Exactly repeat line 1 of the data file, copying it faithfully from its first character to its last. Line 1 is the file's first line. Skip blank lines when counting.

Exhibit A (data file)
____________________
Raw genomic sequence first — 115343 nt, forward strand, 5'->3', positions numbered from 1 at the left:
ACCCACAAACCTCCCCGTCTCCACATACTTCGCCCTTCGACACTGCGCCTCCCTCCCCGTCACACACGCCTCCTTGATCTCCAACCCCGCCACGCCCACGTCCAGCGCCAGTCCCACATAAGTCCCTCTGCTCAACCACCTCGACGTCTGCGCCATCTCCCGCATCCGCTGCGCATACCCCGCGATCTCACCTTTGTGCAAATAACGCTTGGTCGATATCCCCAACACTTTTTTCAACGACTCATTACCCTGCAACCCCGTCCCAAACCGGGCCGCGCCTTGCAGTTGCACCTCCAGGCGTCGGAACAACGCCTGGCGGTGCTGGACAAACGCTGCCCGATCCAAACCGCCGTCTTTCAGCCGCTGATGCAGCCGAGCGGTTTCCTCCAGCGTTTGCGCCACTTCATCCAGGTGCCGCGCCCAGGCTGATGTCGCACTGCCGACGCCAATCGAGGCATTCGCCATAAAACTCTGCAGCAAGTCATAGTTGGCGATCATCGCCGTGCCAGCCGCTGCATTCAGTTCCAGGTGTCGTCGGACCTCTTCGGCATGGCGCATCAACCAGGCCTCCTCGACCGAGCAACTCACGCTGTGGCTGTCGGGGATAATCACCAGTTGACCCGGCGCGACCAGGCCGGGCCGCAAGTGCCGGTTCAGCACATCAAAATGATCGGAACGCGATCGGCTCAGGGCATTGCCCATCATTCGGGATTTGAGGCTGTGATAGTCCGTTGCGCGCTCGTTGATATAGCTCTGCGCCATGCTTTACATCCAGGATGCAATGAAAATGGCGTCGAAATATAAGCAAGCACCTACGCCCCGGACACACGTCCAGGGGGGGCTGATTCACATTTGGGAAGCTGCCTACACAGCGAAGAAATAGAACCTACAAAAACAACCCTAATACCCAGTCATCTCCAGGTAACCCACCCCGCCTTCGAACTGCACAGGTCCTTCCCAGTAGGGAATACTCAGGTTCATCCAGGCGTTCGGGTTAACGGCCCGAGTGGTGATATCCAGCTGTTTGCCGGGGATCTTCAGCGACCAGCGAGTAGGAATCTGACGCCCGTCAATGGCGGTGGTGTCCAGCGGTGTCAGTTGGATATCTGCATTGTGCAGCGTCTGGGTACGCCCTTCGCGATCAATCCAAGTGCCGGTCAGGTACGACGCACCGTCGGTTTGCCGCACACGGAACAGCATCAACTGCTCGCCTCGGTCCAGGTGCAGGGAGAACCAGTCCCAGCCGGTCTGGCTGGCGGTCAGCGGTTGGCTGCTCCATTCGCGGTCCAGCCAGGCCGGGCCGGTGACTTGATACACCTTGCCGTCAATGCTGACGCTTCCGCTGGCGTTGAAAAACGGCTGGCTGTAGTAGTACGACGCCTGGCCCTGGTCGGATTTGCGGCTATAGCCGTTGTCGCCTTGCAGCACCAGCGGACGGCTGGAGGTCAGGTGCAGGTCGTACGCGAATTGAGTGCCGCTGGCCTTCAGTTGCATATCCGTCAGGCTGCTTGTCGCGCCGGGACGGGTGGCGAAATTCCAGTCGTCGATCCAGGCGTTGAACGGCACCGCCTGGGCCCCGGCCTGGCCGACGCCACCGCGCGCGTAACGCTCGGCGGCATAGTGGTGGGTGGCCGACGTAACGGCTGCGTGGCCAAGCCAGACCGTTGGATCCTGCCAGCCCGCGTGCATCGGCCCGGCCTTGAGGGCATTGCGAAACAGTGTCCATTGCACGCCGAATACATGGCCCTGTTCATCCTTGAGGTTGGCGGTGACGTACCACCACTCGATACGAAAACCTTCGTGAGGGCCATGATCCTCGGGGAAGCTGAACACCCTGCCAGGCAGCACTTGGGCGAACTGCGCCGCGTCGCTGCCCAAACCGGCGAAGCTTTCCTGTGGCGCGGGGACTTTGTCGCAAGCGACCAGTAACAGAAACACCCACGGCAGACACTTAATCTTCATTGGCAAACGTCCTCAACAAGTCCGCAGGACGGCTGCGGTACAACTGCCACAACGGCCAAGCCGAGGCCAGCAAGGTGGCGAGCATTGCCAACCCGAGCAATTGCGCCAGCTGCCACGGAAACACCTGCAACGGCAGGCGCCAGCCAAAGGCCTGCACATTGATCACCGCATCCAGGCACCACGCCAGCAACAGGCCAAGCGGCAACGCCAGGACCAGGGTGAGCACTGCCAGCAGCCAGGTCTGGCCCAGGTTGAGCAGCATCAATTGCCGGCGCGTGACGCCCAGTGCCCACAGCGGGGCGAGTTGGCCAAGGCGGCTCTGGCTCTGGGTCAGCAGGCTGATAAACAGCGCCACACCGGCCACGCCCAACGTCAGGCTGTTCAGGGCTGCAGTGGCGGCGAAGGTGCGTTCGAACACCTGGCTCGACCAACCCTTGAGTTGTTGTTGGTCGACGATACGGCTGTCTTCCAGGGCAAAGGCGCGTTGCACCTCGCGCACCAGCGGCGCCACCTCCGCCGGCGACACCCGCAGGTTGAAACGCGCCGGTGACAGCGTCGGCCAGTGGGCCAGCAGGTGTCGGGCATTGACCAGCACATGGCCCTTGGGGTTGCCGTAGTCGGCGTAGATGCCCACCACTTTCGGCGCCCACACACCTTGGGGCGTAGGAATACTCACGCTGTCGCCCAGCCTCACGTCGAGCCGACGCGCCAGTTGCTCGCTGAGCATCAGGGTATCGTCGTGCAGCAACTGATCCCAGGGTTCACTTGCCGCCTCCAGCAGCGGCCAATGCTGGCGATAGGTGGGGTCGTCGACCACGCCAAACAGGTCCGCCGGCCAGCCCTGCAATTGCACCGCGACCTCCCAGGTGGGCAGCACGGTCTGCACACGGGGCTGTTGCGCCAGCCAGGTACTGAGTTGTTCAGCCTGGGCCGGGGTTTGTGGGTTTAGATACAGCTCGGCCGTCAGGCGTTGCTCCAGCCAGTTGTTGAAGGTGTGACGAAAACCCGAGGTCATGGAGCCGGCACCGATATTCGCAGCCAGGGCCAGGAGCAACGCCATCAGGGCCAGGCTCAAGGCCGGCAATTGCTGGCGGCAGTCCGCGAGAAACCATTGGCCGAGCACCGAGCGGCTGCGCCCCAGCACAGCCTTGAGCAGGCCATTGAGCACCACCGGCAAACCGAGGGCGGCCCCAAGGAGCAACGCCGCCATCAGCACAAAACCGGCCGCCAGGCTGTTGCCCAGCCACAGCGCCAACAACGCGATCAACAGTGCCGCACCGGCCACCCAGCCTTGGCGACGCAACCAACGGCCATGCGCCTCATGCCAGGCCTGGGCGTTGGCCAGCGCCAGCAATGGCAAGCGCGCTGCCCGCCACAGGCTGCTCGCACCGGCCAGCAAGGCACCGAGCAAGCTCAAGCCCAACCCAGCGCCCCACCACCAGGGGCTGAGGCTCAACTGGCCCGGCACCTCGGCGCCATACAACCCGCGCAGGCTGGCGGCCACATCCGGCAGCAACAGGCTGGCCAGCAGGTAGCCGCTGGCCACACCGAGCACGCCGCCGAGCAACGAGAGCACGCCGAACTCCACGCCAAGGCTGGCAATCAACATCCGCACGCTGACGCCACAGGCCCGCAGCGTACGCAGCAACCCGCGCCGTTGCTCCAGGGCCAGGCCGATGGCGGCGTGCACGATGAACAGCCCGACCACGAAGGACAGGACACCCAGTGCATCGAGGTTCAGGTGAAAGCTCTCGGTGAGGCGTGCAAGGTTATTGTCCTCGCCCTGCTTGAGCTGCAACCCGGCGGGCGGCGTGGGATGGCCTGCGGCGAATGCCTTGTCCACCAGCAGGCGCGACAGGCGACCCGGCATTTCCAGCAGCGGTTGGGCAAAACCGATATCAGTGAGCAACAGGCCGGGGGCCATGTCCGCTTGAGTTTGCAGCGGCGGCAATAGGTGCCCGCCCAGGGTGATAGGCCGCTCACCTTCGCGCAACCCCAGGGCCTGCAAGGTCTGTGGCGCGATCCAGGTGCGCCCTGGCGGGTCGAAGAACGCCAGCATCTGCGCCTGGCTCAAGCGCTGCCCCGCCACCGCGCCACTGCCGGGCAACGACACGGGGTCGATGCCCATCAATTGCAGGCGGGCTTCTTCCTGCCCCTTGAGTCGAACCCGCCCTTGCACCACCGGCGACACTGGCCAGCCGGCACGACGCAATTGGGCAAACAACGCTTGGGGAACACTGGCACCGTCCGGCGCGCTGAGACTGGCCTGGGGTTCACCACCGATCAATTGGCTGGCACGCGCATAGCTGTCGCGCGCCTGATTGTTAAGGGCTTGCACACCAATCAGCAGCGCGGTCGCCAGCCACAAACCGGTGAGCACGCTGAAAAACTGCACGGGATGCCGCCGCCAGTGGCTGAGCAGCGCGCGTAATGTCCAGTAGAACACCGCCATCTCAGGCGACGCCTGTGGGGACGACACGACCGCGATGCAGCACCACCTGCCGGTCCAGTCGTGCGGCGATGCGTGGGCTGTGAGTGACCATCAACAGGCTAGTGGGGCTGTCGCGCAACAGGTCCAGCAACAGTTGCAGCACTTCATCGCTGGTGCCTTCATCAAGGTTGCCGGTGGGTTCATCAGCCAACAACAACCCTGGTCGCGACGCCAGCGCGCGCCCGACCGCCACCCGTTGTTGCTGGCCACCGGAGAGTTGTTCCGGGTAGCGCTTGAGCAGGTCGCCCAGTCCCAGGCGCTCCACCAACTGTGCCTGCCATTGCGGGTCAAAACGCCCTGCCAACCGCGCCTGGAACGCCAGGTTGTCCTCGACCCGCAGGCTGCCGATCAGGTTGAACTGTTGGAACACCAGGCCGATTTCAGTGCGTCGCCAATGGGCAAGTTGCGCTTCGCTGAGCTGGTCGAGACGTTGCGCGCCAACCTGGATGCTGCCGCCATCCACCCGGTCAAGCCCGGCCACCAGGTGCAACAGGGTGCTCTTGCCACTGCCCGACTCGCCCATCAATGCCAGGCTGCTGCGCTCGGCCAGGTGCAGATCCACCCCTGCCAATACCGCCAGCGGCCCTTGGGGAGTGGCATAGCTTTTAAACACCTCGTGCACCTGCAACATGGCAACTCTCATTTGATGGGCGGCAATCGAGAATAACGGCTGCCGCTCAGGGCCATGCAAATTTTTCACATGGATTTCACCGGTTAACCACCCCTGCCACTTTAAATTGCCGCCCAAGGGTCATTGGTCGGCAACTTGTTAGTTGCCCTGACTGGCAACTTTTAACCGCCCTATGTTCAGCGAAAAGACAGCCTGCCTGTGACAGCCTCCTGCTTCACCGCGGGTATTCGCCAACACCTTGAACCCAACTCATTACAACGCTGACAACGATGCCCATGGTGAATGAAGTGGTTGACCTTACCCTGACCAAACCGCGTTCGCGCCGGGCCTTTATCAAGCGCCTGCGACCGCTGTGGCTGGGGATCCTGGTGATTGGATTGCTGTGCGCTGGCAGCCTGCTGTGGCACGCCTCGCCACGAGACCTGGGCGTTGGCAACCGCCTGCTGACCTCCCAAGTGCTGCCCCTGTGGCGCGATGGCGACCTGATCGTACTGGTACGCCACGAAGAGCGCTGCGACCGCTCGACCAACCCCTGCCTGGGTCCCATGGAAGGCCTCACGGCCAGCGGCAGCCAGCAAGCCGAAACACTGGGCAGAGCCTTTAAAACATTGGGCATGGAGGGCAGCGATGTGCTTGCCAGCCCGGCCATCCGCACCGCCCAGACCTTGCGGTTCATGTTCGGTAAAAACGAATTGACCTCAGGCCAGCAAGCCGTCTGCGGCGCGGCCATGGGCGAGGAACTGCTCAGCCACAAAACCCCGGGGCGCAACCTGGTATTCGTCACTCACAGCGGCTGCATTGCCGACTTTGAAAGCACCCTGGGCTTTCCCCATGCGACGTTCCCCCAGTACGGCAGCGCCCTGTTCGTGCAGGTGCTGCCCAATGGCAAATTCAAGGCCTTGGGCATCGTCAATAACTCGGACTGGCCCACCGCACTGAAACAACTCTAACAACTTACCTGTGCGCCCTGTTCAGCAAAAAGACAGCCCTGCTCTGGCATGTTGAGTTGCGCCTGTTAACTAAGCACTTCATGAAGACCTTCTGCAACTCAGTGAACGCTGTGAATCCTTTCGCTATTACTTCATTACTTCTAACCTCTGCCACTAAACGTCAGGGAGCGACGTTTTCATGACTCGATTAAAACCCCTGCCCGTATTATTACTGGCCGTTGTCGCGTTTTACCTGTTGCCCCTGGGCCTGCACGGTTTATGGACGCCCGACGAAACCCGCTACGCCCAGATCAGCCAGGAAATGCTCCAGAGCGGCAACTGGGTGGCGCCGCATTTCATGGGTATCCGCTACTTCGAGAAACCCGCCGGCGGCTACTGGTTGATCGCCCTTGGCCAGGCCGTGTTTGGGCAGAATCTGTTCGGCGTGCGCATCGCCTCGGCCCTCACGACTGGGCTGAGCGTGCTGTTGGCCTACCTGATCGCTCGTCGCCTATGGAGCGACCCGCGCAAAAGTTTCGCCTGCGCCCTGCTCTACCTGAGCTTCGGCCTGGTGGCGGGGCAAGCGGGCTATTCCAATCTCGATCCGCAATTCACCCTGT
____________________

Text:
Raw genomic sequence first — 115343 nt, forward strand, 5'->3', positions numbered from 1 at the left: